FAA delays shutdown of airport control towers in NC, nationwide

bsiceloff@newsobserver.comApril 5, 2013 

Yielding to legal challenges and safety warnings, the Federal Aviation Administration said Friday it will postpone until June 15 its plan to close air traffic control towers at 149 airports across the country, including five in North Carolina.

It was a last-minute reprieve for two dozen air traffic controllers who had expected to lose their jobs Sunday in Kinston and over the next few weeks at airports in New Bern, Winston-Salem, Hickory and Concord.

The closings were announced in March as part of $637 million in spending cuts ordered at the FAA, after the so-called sequestration stalemate reached when Congress and President Barack Obama failed to agree on a deficit reduction plan.

Ray LaHood, the U.S. transportation secretary, agreed with critics who argued that more time was needed to prepare pilots for landing and taking off without FAA support at the affected airports.

“This has been a complex process, and we need to get it right,” LaHood said Friday in a news release. “Safety is our top priority. We will use this additional time to make sure communities and pilots understand the changes at their local airports.”

That was good news to John Greene, air traffic manager at the Kinston Jetport tower, two days before his tower had been scheduled to close.

“Absolutely nobody wanted it to end like this,” Greene said Friday. “You hate to see anybody lose their jobs, but our biggest concern was a safety issue. This tower has operated since 1974, and it’s something that shouldn’t be switched off like that.”

The closings are targeted at smaller airports where the FAA pays private contractors to hire and manage traffic controllers. The traffic controllers at larger airports are employed directly by the FAA.

Many of the agency’s 15,000 controllers across the country have been warned to prepare for furloughs – unpaid time off – one day every two weeks. The FAA also has said it might have to eliminate overnight shifts in the airport towers at Fayetteville and Greensboro.

‘Is it safer with towers?’

Closing towers does not force airports to shut down. It makes pilots responsible for communicating directly with each other when they land or take off.

“Pilots are all trained to fly into airports without towers,” said Richard Walls, a deputy state transportation secretary who oversees the state Aviation Division. “There are lots of airports in North Carolina that have similar operations, and they operate safely without towers. But is it safer with towers? Of course.”

These are the state’s midsize airports. Of the five slated to lose FAA towers, New Bern’s is the only one served by commercial airlines, though each of the five has hundreds of planes coming and going every week.

Last year the five airports reported a combined 184,000 takeoffs and landings. By comparison, Raleigh-Durham International Airport, the state’s second-largest, handles much larger aircraft but logs only a few more runway operations – with 187,000 planes landing or taking off during the year.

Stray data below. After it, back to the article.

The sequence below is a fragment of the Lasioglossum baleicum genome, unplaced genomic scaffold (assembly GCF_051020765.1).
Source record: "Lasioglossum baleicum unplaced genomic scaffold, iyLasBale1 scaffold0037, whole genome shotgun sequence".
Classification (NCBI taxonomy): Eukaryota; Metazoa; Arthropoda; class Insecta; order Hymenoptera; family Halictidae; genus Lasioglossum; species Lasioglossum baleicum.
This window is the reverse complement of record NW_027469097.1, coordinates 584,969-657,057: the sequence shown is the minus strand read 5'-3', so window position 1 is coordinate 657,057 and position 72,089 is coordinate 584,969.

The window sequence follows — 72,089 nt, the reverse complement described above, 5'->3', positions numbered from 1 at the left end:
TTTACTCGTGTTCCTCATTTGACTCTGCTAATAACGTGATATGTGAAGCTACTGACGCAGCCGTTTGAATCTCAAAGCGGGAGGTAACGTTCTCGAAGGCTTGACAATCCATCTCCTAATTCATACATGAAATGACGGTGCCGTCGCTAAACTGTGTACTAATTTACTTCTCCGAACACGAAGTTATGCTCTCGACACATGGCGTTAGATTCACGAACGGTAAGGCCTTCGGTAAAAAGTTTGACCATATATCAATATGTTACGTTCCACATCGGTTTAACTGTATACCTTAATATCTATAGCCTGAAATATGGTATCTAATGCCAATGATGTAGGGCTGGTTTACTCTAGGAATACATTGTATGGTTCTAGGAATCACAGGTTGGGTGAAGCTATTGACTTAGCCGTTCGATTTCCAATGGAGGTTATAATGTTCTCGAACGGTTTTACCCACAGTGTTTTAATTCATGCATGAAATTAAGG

The five midsize airports still face the prospect of losing their traffic controllers in two months, unless other funds are found to keep them working.

“If there’s no tower, you’re on your own,” said Jack Trabucco, manager of Tidewater Air Services at Coastal Carolina Regional Airport in New Bern. “You’ve got to watch out for yourself. You’ve got to talk on the radio. You just give out information so you won’t get in other people’s way, and they won’t get in your way.”

Other federal agencies have said they will reduce services in response to across-the-board budget cuts, but the FAA’s action was seen as one of the first dramatic examples of painful government reductions.

“Unfortunately, the administration is using these tower closures as the poster child for sequestration,” said J. Spencer Dickerson, executive director of the U.S. Contract Towers Association, a Washington-based industry group.

‘Pawn in the chess game’

Dickerson spoke earlier in the week, before the FAA said Friday the towers would stay open until mid-June. His group was one of several organizations that filed suit in federal court this week to stop the closings.

“We don’t think aviation safety should be a pawn in the chess game in Washington,” Dickerson said.

Meanwhile at Kinston this week, the FAA had construction workers fixing a leaky roof at the control tower that had been scheduled to close Sunday. The FAA recently installed new navigation equipment in the tower, too.

“We’ve got some projects going on here at Kinston,” Greene said. “You hate to see that stuff installed and nobody here to use it.”

Siceloff: 919-829-4527 or blogs.newsobserver.com/crosstown or twitter.com/Road_Worrier/

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